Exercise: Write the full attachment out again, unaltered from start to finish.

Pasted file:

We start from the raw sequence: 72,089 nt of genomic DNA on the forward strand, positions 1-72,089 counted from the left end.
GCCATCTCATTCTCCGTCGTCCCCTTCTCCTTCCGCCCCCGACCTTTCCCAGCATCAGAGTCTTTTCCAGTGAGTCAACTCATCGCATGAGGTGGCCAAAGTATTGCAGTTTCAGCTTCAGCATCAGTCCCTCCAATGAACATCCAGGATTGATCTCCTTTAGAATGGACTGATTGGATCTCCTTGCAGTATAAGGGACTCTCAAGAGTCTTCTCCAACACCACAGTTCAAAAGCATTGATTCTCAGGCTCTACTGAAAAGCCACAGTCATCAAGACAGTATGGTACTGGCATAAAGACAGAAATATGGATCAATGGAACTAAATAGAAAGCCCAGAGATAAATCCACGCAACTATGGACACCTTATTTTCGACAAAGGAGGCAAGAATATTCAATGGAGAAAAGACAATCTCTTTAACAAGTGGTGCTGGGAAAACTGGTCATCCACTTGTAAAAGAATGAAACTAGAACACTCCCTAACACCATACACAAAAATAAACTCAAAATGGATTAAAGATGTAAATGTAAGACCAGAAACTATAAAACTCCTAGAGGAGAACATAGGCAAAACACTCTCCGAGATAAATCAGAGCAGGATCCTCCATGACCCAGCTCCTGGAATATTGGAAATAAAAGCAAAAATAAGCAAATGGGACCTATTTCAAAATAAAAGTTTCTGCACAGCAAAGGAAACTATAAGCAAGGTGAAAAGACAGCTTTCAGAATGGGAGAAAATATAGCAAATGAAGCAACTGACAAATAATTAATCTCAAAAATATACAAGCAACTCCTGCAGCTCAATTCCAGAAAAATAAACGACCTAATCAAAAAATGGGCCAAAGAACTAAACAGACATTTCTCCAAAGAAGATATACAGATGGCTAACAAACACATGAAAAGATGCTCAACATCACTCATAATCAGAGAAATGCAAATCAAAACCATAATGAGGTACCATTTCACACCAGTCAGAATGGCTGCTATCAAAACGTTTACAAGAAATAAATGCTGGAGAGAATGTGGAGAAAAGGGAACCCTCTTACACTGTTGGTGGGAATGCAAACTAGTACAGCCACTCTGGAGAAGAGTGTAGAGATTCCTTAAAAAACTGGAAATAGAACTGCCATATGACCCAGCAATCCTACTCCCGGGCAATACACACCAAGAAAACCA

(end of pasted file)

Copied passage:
We start from the raw sequence: 72,089 nt of genomic DNA on the forward strand, positions 1-72,089 counted from the left end.
GCCATCTCATTCTCCGTCGTCCCCTTCTCCTTCCGCCCCCGACCTTTCCCAGCATCAGAGTCTTTTCCAGTGAGTCAACTCATCGCATGAGGTGGCCAAAGTATTGCAGTTTCAGCTTCAGCATCAGTCCCTCCAATGAACATCCAGGATTGATCTCCTTTAGAATGGACTGATTGGATCTCCTTGCAGTATAAGGGACTCTCAAGAGTCTTCTCCAACACCACAGTTCAAAAGCATTGATTCTCAGGCTCTACTGAAAAGCCACAGTCATCAAGACAGTATGGTACTGGCATAAAGACAGAAATATGGATCAATGGAACTAAATAGAAAGCCCAGAGATAAATCCACGCAACTATGGACACCTTATTTTCGACAAAGGAGGCAAGAATATTCAATGGAGAAAAGACAATCTCTTTAACAAGTGGTGCTGGGAAAACTGGTCATCCACTTGTAAAAGAATGAAACTAGAACACTCCCTAACACCATACACAAAAATAAACTCAAAATGGATTAAAGATGTAAATGTAAGACCAGAAACTATAAAACTCCTAGAGGAGAACATAGGCAAAACACTCTCCGAGATAAATCAGAGCAGGATCCTCCATGACCCAGCTCCTGGAATATTGGAAATAAAAGCAAAAATAAGCAAATGGGACCTATTTCAAAATAAAAGTTTCTGCACAGCAAAGGAAACTATAAGCAAGGTGAAAAGACAGCTTTCAGAATGGGAGAAAATATAGCAAATGAAGCAACTGACAAATAATTAATCTCAAAAATATACAAGCAACTCCTGCAGCTCAATTCCAGAAAAATAAACGACCTAATCAAAAAATGGGCCAAAGAACTAAACAGACATTTCTCCAAAGAAGATATACAGATGGCTAACAAACACATGAAAAGATGCTCAACATCACTCATAATCAGAGAAATGCAAATCAAAACCATAATGAGGTACCATTTCACACCAGTCAGAATGGCTGCTATCAAAACGTTTACAAGAAATAAATGCTGGAGAGAATGTGGAGAAAAGGGAACCCTCTTACACTGTTGGTGGGAATGCAAACTAGTACAGCCACTCTGGAGAAGAGTGTAGAGATTCCTTAAAAAACTGGAAATAGAACTGCCATATGACCCAGCAATCCTACTCCCGGGCAATACACACCAAGAAAACCA